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Cialis and the new methods of marketing

Although it may feel as though we’ve had the internet forever, it’s only been a real force from about 1999 onwards. Now, it’s hard to imagine life without it. When you add in all the hand-held technology that allows us to talk to each other, tweet and sms while we are on the move, the full extent of the revolution becomes obvious. With GPS technology also built into the mobile devices, advertisers can see exactly where we are. If we want to know a good place to eat, it’s easy to ask for guidance. As by magic, a list of eateries comes back, usually accompanied by customer reviews so we have a better idea of which are the most reliable. Through an analysis of our searches, Google and the other companies also have a detailed profile of our interests. As and when they want, these companies will be able to sell targeted lists to marketers. With Google also buying into the hardware side and able to sell Android across all interfaces, it may not be long before we can expect a continuous series of suggestions on where to eat or shop as we drive or walk through a town or city.

Except not all this technology is considered appropriate by some of the regulators. Take Twitter as an example. It’s possible to collect large numbers of followers. Suppose a pharmaceutical company buys into a big list of followers and tweets the launch of a new drug. Wait, a company did this recently with one of the erectile dysfunction drugs. The European regulators were outraged. There’s an absolute ban on the direct promotion of medication to the public. It’s only legal to send marketing messages to healthcare professionals. Worse, the tweet was made in the UK and the local regulator has a rule only messages that are “factual and balanced” can be sent out to the healthcare professionals. A message hyping a launch is not balanced. So on both counts, the manufacturer was named and shamed.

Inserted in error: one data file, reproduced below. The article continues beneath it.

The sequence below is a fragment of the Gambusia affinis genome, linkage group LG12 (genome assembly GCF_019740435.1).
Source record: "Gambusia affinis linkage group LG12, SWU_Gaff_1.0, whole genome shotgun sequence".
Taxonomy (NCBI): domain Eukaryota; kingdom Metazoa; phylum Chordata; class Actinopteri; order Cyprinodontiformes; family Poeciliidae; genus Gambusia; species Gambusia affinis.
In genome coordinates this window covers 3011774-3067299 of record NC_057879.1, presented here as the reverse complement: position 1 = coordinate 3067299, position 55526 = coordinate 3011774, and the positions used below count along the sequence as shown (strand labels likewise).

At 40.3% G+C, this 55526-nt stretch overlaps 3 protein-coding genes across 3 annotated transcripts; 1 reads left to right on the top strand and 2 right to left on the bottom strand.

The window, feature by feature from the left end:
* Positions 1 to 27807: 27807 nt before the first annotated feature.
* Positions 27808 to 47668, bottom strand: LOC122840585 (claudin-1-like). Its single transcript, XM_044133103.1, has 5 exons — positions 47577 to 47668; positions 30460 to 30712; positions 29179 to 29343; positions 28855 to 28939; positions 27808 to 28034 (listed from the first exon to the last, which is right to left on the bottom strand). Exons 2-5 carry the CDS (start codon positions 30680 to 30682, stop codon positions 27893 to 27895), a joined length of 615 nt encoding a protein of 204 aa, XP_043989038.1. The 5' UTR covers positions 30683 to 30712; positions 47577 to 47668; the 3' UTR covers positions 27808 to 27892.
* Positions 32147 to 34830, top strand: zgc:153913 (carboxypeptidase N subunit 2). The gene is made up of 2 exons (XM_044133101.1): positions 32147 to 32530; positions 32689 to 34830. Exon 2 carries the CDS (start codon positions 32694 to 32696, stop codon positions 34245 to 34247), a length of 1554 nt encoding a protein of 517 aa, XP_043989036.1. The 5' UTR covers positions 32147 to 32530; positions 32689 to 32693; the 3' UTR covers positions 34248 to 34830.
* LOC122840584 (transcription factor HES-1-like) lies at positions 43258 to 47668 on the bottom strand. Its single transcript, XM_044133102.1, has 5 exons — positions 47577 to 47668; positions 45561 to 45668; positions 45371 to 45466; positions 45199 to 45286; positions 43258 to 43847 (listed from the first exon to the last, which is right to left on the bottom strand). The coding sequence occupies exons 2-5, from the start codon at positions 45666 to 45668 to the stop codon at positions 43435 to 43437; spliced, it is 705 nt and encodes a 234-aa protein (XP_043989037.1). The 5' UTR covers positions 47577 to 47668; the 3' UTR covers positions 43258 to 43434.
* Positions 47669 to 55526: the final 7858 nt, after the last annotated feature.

It would be the same result in the US. The FDA has detailed regulations requiring drug manufacturers not only to describe the benefits of the drug, but also to list the adverse side effects. In most cases, this list will exceed the message length on Twitter. A new dilemma on the use of Facebook has also just emerged. Until recently, a drug company has been able to run an informational page with the wall closed to comments. Facebook has now changed the rules and these pages must now allow unedited comments on the wall. If the manufacturer refuses, the pages must close. This creates a big dilemma. Does a manufacturer run the risk of angry patients detailing all their bad experiences when using the drug? It makes control of the brand image very difficult.

So far Eli Lilly, the manufacturer of Cialis, has managed to do everything right. There have been no short messages or tweets making unbalanced marketing statements about the drug. Their brand management of Cialis and of their general reputation has been perfect. It will be interesting to see how it reacts to the change at Facebook. At the time of writing, Eli Lilly still has its wikipedia page up on Facebook with the wall closed.